“It could be the most useful thing I do in my whole career.”

“I actually said to one of my sons when I heard about this, that it could be the most useful thing I do in my whole career,” Brown said.

Traill, a former Macquarie Group executive who left the corporate world to become the founding CEO of Social Ventures Australia and now chairs Goodstart Early Learning, said he was excited to contribute to something that could transform the market and galvanize new sources of capital to address pressing social issues.

“What a privileged opportunity to be part of something that can help take the market to the next steps of evolution and growth,” he said.

The pair believe the timing “feels propitious”, coming off the back of the 2017 Treasury consultation process, as well as the range of social benefit bonds, the Prime Minister’s Community Business Partnership, the Social Enterprise Development Fund and work happening around the states.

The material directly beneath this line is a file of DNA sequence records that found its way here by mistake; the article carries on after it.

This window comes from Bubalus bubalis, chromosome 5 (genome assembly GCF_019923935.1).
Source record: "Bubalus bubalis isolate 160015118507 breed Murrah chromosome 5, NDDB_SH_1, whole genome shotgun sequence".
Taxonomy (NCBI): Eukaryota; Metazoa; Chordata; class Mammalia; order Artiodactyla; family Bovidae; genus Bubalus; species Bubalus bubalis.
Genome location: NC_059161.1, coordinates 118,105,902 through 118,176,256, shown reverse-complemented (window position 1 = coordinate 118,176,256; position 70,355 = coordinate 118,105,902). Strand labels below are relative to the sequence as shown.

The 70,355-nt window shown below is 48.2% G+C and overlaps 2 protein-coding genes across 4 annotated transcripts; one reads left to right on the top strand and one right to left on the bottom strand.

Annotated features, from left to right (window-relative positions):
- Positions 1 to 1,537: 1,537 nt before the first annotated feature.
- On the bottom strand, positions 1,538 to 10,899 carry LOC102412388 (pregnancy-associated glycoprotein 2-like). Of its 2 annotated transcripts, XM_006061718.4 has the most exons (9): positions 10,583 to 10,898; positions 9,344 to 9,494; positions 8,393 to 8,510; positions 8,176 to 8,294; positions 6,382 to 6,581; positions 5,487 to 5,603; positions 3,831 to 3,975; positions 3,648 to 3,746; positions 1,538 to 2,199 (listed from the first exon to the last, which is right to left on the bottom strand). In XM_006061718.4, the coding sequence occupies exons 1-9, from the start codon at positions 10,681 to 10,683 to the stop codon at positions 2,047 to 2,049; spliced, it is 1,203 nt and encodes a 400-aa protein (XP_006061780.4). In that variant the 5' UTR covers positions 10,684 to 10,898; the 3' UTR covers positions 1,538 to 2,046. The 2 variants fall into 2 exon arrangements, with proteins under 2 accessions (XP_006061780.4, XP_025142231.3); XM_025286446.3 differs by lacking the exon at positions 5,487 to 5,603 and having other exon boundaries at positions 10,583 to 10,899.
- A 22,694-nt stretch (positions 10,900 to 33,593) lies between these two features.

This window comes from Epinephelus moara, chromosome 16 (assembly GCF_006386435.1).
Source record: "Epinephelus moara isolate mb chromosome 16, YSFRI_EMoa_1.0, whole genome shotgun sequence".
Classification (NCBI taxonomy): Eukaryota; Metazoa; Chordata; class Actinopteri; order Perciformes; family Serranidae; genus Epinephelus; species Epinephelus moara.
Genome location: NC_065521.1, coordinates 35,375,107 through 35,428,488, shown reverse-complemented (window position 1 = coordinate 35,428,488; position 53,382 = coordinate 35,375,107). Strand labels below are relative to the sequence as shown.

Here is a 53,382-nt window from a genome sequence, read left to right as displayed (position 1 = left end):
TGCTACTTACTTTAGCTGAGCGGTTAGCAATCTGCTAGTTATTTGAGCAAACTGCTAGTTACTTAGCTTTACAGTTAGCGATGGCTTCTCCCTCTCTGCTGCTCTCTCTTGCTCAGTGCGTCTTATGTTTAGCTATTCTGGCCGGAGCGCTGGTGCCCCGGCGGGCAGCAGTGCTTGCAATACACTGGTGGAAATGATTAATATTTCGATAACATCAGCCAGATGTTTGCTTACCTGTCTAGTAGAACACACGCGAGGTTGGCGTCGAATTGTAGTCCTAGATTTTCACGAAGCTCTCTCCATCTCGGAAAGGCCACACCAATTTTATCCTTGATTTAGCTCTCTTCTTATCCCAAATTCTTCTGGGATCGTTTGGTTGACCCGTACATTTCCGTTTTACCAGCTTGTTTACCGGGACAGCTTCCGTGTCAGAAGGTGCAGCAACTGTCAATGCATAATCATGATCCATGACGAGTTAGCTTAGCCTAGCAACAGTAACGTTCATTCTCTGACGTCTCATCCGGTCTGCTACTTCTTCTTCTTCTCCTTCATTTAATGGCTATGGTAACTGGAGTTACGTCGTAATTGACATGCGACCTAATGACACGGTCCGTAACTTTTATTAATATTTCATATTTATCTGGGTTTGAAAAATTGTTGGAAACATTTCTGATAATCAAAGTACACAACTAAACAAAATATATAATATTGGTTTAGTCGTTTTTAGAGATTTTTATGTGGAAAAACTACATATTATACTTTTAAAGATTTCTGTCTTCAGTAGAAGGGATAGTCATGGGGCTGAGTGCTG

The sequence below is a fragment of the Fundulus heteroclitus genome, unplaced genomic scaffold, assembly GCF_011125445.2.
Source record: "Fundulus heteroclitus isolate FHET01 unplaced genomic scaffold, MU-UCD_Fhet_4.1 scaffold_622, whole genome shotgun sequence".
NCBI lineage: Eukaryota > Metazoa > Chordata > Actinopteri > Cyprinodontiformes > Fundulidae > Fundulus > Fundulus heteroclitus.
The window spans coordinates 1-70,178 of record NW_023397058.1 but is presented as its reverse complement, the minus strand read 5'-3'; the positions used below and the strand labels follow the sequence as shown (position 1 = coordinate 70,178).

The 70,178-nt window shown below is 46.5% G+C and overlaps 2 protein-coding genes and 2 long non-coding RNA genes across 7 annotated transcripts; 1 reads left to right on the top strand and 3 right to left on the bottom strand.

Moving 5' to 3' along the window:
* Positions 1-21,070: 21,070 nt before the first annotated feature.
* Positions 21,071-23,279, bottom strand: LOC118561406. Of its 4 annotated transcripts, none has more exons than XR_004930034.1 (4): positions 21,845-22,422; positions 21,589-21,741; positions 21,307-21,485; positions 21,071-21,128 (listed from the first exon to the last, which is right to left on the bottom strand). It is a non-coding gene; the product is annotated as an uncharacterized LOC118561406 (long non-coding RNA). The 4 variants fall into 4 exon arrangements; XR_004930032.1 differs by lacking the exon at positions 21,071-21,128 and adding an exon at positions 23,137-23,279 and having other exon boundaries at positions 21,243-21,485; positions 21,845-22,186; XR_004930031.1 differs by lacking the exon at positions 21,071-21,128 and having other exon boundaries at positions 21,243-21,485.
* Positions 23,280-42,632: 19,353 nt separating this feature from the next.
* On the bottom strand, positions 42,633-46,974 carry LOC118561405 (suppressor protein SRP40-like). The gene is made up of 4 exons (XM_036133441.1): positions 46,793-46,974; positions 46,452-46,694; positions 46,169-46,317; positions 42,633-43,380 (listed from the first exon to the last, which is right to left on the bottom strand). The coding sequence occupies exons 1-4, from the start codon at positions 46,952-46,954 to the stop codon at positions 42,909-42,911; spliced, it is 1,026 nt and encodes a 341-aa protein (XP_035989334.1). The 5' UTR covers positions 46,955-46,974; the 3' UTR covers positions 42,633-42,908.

They said their role was to “guide, inspire and challenge” the taskforce to create a national strategy, looking at the role government can play in the market – as an enabler, funder, participant and regulator – and recommending policy changes to make it easier to harness private capital.

But the pair said they had a completely open mind in terms of what their recommendations might be, and stressed they were at the front end of the process.

The first steps involve convening roundtables with people from different areas of the market before moving to incorporate the themes from those conversations into practical guidance.

“The opportunity is to really have an open look at what’s in place, what’s been working, but particularly draw from the experiences of where there have been challenges and what hasn’t worked,” Traill said.

He said the conversations at the taskforce were very anchored in what difference things will make on the ground.

Brown said everyone they had spoken to so far was hands on and had practical examples of things that were working, things that were not working and where there were big opportunities. 

“And that’s what we want to see and hear,” she said.

“There’s been a lot of deep thinking about social impact investment. There’s a lot of existing reports and resources to distil, but this is the practical end of that work.”